One of the things that we’ve learned in the past decade is that failed and failing states are probably the single greatest threat to America. They too often become breeding grounds for terrorists and radical extremists.
The corollary of this, of course, is that there is no substitute for American boots on the ground. The stabilizing presence of an American soldier or Marine has no parallel and cannot be replaced by any ship, missile or airplane.
For these reasons, our most urgent military challenge is to maintain a robust ground force that can be rapidly deployed, even to distant and austere regions, for long and indefinite durations.
We may never have to do another Iraq or Afghanistan — but then again, we might. And, if we are unprepared for a prolonged ground engagement, then the likelihood of its occurring will escalate.
Yet, policymakers across the political divide — both Democrats and Republicans, liberals and conservatives — are preparing to gut the size of America’s ground force.
“We know that the military of the 21st century will be smaller,” says Defense Secretary Leon Panetta.
The Pentagon chief implies “that the force structure cuts would fall most heavily on the Army,” reports Lexington Institute analyst Dan Goure.
He specifically mentioned the size of the ground forces in addressing the subject of future force structure. He suggested an expanded role for the National Guard and Reserve to respond to a crisis — which I would interpret as the second war.
The only way to meet the range of missions defined by the secretary, to be globally deployed, agile, responsive and extremely potent, is to focus the 21st century military on air and sea-based capabilities. Modern air and sea-based forces provide the presence, flexibility and sheer combat power the U.S. will most require in the 21st century.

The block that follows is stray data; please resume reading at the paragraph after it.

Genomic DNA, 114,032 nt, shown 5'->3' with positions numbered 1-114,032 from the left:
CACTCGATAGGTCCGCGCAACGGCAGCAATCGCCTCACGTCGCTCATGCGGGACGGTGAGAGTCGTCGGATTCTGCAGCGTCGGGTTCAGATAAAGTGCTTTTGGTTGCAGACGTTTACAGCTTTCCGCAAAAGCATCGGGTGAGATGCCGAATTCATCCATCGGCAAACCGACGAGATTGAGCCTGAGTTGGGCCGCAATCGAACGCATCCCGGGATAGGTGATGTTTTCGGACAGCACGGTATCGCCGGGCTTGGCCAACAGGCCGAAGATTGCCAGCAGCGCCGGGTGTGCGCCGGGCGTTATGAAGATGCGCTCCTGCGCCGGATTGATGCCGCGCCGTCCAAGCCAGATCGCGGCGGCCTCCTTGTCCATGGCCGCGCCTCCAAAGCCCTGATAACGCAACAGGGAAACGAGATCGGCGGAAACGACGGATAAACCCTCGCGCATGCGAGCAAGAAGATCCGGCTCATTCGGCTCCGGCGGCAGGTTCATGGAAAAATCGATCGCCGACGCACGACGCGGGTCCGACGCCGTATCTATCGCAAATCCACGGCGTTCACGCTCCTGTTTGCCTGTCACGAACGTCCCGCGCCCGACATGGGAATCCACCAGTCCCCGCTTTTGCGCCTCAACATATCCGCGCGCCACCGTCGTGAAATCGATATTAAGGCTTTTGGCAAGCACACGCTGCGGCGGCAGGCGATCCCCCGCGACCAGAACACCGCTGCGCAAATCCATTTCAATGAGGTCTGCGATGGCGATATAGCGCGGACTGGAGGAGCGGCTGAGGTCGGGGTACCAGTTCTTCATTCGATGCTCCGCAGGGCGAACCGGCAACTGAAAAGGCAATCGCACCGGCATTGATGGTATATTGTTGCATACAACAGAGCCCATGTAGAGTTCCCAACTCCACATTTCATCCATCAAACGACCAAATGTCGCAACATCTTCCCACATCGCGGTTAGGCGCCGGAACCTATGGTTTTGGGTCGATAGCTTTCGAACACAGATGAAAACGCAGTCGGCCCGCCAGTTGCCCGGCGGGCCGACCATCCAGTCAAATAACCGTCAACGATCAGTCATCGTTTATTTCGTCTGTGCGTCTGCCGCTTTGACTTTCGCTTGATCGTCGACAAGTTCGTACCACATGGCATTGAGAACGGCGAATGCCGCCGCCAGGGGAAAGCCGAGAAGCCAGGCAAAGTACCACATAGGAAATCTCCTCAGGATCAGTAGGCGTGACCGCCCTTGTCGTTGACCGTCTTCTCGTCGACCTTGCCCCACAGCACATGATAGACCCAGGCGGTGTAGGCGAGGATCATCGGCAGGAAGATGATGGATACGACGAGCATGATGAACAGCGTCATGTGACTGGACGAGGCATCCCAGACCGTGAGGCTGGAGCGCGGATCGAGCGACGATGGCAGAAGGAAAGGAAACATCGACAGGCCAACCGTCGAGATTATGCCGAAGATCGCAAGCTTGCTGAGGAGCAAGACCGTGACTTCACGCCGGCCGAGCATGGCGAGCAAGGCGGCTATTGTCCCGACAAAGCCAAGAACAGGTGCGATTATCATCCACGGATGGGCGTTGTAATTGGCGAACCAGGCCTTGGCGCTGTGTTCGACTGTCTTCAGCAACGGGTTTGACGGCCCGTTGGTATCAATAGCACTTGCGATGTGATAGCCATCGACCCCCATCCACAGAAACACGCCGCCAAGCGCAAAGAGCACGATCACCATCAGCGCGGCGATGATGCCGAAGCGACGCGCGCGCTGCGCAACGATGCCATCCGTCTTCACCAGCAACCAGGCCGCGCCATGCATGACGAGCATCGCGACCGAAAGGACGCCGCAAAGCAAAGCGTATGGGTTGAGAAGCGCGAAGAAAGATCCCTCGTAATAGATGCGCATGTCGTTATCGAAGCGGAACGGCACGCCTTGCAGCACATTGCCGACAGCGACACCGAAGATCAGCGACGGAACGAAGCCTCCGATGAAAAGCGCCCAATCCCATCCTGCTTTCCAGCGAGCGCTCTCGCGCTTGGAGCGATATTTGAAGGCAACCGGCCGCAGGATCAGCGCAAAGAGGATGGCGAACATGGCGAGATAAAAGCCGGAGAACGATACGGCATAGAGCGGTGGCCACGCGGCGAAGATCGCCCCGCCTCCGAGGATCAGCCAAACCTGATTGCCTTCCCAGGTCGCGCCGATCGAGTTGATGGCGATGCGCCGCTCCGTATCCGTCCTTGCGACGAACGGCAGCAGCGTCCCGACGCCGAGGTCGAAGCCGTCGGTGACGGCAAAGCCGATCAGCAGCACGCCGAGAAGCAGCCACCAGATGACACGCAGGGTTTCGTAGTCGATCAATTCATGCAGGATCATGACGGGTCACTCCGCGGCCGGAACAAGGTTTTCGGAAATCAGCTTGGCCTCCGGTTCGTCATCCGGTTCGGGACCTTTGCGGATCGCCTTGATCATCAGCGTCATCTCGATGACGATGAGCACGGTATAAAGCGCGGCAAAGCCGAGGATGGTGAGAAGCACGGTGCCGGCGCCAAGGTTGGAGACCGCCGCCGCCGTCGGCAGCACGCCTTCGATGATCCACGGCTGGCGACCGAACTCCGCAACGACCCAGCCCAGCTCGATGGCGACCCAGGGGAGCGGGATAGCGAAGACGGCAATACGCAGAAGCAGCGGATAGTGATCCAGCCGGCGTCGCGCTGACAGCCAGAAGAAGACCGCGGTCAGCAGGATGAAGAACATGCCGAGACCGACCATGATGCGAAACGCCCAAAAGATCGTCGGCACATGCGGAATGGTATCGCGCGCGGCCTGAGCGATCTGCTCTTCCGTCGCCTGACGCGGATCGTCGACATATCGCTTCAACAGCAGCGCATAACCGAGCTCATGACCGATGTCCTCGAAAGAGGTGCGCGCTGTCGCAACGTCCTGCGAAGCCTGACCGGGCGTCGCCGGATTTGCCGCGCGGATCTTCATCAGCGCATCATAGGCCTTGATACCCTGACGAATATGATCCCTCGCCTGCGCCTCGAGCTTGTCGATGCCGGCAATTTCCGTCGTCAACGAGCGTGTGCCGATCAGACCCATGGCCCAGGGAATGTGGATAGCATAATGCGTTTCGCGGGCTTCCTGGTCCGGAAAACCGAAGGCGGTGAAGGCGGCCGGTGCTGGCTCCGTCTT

To the list Panetta provided I would add missile defenses, long-range strike and anti-submarine warfare which are also areas of U.S. technological and operational advantage.
Now, it is important that the United States have an air force and a navy that are second to none. Power projection capabilities are, indeed, crucial, as is missile defense.
But with all due respect to Goure and the Washington cognoscenti, missiles, ships and aircraft don’t win wars; soldiers and Marines do. And the truth is that our ground forces are already undermanned and underfunded.
Which is why we have had great difficulty sustaining our deployments to Iraq and Afghanistan. Too many soldiers and Marines, consequently, have had to do multiple deployments for as long as 15 months at a stretch. Further reducing the size of our ground forces is a surefire recipe for tying the hands of future commanders-in-chief and severely limiting their military options.
Effete policymakers love to wage war from a distance with technology and machines. But if our long twilight struggle with Islamic terrorism has taught us anything, it is that technology and machines are, in and of themselves, grossly inadequate for the challenges that we now face. War is a fundamentally human endeavor; and that remains as true today as it was 100 or 1,000 years ago.
By all means, let us better utilize and employ the National Guard and Reserve. They are a crucial part of the American military. But don’t shortchange our active-duty ground forces. They’re more important today than they were during the Cold War; and their deployments are a long ways from being finished.